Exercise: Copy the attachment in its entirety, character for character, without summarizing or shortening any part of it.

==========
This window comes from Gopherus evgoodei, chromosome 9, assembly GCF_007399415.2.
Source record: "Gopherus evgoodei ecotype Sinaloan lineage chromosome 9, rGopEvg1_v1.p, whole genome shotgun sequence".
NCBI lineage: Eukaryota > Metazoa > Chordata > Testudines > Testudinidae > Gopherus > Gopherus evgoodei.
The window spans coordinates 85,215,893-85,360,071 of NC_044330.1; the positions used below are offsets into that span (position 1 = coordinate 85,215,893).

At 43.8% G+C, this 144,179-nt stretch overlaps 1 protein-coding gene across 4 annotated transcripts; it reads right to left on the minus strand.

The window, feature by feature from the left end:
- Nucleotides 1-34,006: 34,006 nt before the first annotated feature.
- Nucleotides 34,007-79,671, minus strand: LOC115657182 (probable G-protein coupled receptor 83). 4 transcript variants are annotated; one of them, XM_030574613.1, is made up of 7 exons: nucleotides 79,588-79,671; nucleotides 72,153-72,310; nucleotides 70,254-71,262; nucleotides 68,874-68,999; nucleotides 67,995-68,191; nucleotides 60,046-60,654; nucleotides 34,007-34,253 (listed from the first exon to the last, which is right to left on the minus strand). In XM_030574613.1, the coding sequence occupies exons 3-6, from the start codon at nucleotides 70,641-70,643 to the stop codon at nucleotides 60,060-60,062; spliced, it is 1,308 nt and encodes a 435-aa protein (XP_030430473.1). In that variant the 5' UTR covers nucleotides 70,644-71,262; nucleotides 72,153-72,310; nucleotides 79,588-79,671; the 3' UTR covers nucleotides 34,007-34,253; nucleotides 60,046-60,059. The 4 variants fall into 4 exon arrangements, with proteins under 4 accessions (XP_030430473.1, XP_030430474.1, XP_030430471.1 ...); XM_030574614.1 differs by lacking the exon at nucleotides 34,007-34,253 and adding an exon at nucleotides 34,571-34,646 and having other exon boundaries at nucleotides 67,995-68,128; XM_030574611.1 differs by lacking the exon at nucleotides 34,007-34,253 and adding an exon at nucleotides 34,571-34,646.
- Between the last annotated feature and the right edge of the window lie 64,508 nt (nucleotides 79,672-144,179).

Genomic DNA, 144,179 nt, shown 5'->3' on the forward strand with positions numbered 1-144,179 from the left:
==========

This window comes from Gopherus evgoodei, chromosome 9, assembly GCF_007399415.2.
Source record: "Gopherus evgoodei ecotype Sinaloan lineage chromosome 9, rGopEvg1_v1.p, whole genome shotgun sequence".
NCBI lineage: Eukaryota > Metazoa > Chordata > Testudines > Testudinidae > Gopherus > Gopherus evgoodei.
The window spans coordinates 85,215,893-85,360,071 of NC_044330.1; the positions used below are offsets into that span (position 1 = coordinate 85,215,893).

At 43.8% G+C, this 144,179-nt stretch overlaps 1 protein-coding gene across 4 annotated transcripts; it reads right to left on the minus strand.

The window, feature by feature from the left end:
- Nucleotides 1-34,006: 34,006 nt before the first annotated feature.
- Nucleotides 34,007-79,671, minus strand: LOC115657182 (probable G-protein coupled receptor 83). 4 transcript variants are annotated; one of them, XM_030574613.1, is made up of 7 exons: nucleotides 79,588-79,671; nucleotides 72,153-72,310; nucleotides 70,254-71,262; nucleotides 68,874-68,999; nucleotides 67,995-68,191; nucleotides 60,046-60,654; nucleotides 34,007-34,253 (listed from the first exon to the last, which is right to left on the minus strand). In XM_030574613.1, the coding sequence occupies exons 3-6, from the start codon at nucleotides 70,641-70,643 to the stop codon at nucleotides 60,060-60,062; spliced, it is 1,308 nt and encodes a 435-aa protein (XP_030430473.1). In that variant the 5' UTR covers nucleotides 70,644-71,262; nucleotides 72,153-72,310; nucleotides 79,588-79,671; the 3' UTR covers nucleotides 34,007-34,253; nucleotides 60,046-60,059. The 4 variants fall into 4 exon arrangements, with proteins under 4 accessions (XP_030430473.1, XP_030430474.1, XP_030430471.1 ...); XM_030574614.1 differs by lacking the exon at nucleotides 34,007-34,253 and adding an exon at nucleotides 34,571-34,646 and having other exon boundaries at nucleotides 67,995-68,128; XM_030574611.1 differs by lacking the exon at nucleotides 34,007-34,253 and adding an exon at nucleotides 34,571-34,646.
- Between the last annotated feature and the right edge of the window lie 64,508 nt (nucleotides 79,672-144,179).

Genomic DNA, 144,179 nt, shown 5'->3' on the forward strand with positions numbered 1-144,179 from the left: